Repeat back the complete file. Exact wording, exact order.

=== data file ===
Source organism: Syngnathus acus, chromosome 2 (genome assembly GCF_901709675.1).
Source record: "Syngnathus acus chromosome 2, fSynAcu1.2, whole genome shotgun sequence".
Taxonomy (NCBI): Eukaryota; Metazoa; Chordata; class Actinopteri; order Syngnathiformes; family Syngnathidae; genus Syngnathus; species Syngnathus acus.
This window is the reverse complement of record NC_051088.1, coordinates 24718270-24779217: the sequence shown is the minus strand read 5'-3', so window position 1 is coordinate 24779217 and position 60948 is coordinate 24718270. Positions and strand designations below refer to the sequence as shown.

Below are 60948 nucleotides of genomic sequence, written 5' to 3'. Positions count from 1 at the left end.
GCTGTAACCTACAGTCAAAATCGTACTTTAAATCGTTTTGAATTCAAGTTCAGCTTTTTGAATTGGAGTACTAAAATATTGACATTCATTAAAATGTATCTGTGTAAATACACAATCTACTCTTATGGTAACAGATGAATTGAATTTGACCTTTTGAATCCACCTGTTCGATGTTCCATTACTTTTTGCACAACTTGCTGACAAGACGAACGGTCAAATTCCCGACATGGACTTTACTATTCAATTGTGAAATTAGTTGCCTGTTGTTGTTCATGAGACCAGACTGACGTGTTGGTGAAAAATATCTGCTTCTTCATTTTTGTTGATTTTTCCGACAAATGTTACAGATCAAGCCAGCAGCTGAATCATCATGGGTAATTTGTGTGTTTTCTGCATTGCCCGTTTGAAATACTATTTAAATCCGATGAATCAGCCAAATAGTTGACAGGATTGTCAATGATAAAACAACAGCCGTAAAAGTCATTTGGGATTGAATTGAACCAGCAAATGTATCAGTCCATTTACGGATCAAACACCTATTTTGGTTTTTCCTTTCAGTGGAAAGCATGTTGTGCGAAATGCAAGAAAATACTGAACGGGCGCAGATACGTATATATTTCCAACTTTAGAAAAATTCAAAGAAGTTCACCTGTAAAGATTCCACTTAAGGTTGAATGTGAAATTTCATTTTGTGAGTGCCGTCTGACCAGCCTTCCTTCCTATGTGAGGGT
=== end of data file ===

Source organism: Syngnathus acus, chromosome 2 (genome assembly GCF_901709675.1).
Source record: "Syngnathus acus chromosome 2, fSynAcu1.2, whole genome shotgun sequence".
Taxonomy (NCBI): Eukaryota; Metazoa; Chordata; class Actinopteri; order Syngnathiformes; family Syngnathidae; genus Syngnathus; species Syngnathus acus.
This window is the reverse complement of record NC_051088.1, coordinates 24718270-24779217: the sequence shown is the minus strand read 5'-3', so window position 1 is coordinate 24779217 and position 60948 is coordinate 24718270. Positions and strand designations below refer to the sequence as shown.

Below are 60948 nucleotides of genomic sequence, written 5' to 3'. Positions count from 1 at the left end.
GCTGTAACCTACAGTCAAAATCGTACTTTAAATCGTTTTGAATTCAAGTTCAGCTTTTTGAATTGGAGTACTAAAATATTGACATTCATTAAAATGTATCTGTGTAAATACACAATCTACTCTTATGGTAACAGATGAATTGAATTTGACCTTTTGAATCCACCTGTTCGATGTTCCATTACTTTTTGCACAACTTGCTGACAAGACGAACGGTCAAATTCCCGACATGGACTTTACTATTCAATTGTGAAATTAGTTGCCTGTTGTTGTTCATGAGACCAGACTGACGTGTTGGTGAAAAATATCTGCTTCTTCATTTTTGTTGATTTTTCCGACAAATGTTACAGATCAAGCCAGCAGCTGAATCATCATGGGTAATTTGTGTGTTTTCTGCATTGCCCGTTTGAAATACTATTTAAATCCGATGAATCAGCCAAATAGTTGACAGGATTGTCAATGATAAAACAACAGCCGTAAAAGTCATTTGGGATTGAATTGAACCAGCAAATGTATCAGTCCATTTACGGATCAAACACCTATTTTGGTTTTTCCTTTCAGTGGAAAGCATGTTGTGCGAAATGCAAGAAAATACTGAACGGGCGCAGATACGTATATATTTCCAACTTTAGAAAAATTCAAAGAAGTTCACCTGTAAAGATTCCACTTAAGGTTGAATGTGAAATTTCATTTTGTGAGTGCCGTCTGACCAGCCTTCCTTCCTATGTGAGGGT